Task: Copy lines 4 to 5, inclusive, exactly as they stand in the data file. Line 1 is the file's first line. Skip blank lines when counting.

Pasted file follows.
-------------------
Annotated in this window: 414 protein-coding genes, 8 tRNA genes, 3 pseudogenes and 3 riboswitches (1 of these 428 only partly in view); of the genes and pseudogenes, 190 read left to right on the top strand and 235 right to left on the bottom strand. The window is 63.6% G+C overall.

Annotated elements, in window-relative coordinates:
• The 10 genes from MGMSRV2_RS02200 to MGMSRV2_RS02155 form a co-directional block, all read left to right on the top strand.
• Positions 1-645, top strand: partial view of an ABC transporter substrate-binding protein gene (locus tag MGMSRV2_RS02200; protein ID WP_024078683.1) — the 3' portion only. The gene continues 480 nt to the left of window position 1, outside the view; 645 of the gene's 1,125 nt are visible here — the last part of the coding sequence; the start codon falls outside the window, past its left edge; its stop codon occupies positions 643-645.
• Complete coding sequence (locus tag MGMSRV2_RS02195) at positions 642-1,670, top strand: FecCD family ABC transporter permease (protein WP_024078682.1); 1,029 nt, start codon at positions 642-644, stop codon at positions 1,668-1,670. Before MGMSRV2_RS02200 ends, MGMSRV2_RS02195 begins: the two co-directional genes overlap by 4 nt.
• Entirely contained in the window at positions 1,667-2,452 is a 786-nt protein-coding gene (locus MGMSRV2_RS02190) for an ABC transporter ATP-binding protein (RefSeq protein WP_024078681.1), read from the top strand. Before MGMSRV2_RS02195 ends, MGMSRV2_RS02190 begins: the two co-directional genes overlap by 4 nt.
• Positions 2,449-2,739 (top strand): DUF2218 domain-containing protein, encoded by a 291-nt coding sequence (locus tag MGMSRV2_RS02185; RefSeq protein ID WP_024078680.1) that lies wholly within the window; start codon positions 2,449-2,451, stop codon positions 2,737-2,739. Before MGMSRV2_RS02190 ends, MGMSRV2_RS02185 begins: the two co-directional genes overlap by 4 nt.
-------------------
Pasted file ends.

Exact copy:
• Positions 1-645, top strand: partial view of an ABC transporter substrate-binding protein gene (locus tag MGMSRV2_RS02200; protein ID WP_024078683.1) — the 3' portion only. The gene continues 480 nt to the left of window position 1, outside the view; 645 of the gene's 1,125 nt are visible here — the last part of the coding sequence; the start codon falls outside the window, past its left edge; its stop codon occupies positions 643-645.
• Complete coding sequence (locus tag MGMSRV2_RS02195) at positions 642-1,670, top strand: FecCD family ABC transporter permease (protein WP_024078682.1); 1,029 nt, start codon at positions 642-644, stop codon at positions 1,668-1,670. Before MGMSRV2_RS02200 ends, MGMSRV2_RS02195 begins: the two co-directional genes overlap by 4 nt.